Virtualization in Development Environments
It won't be long before people can stop buying machines with dedicated operating systems, and instead use tools like Hypervisor to manage an array of OS options in parallel. Peter will offer an overview of options available for developers working in virtualized environments, including his own favorite setup running Linux and Windows on Macintosh hardware. He'll reflect on where virtualization is heading and how that changes the programming mindset, and then invite the group to brainstorm applications that might be developed in this new paradigm.
Virtualization – setting up multiple environments – web testing
Downside: potential performance problems, security issues
VM – configuration management tool
CMS – Knowledge Tree – Linux install, run virtually
Accessibility – VM software install
Need lots of RAM and disk storage and bandwidth – need sufficient hardware
Newest processes support VM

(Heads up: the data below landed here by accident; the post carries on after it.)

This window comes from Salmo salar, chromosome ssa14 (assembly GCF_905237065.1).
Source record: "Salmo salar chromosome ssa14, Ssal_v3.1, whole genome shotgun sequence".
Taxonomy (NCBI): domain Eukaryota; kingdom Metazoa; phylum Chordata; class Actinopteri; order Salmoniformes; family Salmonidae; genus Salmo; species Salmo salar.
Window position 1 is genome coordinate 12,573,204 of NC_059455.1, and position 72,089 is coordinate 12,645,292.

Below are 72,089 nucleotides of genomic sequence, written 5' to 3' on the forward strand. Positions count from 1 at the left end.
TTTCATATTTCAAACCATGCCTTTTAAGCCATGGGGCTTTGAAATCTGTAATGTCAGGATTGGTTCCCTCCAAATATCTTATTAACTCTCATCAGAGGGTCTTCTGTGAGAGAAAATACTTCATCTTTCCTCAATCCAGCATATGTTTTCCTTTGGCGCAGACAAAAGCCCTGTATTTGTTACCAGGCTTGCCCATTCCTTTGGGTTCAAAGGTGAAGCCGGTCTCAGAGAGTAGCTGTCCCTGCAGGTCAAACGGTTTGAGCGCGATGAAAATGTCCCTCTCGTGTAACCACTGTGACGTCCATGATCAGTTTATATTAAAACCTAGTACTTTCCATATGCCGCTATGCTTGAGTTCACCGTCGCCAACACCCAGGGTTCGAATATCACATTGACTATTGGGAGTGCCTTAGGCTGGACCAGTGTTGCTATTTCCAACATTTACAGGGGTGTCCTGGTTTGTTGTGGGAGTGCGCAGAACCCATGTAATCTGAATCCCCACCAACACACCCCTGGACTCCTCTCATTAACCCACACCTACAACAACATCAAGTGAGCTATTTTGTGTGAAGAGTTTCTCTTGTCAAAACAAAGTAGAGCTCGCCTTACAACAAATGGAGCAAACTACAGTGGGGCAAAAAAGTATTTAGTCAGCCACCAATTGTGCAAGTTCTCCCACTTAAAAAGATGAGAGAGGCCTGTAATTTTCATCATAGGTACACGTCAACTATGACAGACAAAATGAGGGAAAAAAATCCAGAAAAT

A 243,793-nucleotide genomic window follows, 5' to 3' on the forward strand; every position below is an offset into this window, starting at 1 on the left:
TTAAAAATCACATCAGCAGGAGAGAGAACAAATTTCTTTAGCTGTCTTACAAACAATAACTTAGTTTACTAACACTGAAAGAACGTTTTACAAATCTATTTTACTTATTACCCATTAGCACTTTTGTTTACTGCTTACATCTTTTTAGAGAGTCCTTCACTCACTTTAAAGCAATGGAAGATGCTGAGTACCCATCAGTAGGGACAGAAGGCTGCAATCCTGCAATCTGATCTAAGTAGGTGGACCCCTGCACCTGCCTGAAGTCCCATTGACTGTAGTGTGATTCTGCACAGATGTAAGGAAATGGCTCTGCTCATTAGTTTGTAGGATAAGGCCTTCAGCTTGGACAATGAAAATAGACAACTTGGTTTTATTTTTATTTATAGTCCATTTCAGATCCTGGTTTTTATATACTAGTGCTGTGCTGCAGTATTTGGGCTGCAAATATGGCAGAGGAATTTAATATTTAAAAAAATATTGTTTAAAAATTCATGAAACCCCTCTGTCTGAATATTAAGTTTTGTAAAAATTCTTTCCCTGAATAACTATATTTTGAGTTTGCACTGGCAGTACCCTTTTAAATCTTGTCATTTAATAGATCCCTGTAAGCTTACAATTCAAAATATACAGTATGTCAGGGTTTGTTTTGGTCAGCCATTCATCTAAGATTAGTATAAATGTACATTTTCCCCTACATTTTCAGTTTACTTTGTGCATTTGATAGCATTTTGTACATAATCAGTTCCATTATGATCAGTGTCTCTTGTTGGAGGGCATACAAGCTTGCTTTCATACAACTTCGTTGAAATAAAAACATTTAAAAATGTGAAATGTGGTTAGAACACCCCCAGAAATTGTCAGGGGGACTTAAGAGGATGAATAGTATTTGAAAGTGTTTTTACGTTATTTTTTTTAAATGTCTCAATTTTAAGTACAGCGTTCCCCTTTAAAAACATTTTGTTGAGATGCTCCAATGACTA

RAM is more important than CPU – one half to one gig minimum required
Base Install with checkpoints.
VM is a file – you can copy it or give it to someone else.
Not an executable, but often behaves like an application.
Has configuration options and you can download to virtual server vs. to your computer.
Golden Imaging – you can use the VM for backup.
You can use VM for cloud computing.
Multiple VMs and saving locally can be a problem.
VMware/Citrix – management tools for VM.
VM started with open source (Zen).
Citrix bought Zen.
How does forensics work with VM?
Questions about Word docs vs. open docs? Image converters?
Discussion about backup policy and VM.
VMware fusion – save files to My Documents folder.
VMs sometimes need to retain data. IT strategy – drive savers, do drive savers work for VMs? Are there disc fix utilities for VM?
VM – Dynamic, cut down number of servers.
How do you get started? Purpose? For web development testing. Easy to install and set up.
Virtual Box – good for Ubuntu.
Zen, steep learning curve.
VMfusion vs. Parallels.
VM – double caching can be a problem.
Developing in one OS and deploying in another.
Take Aways Virtualization offers a lot of flexibility.
Ease of scalability.
Great for web developer testing. Green.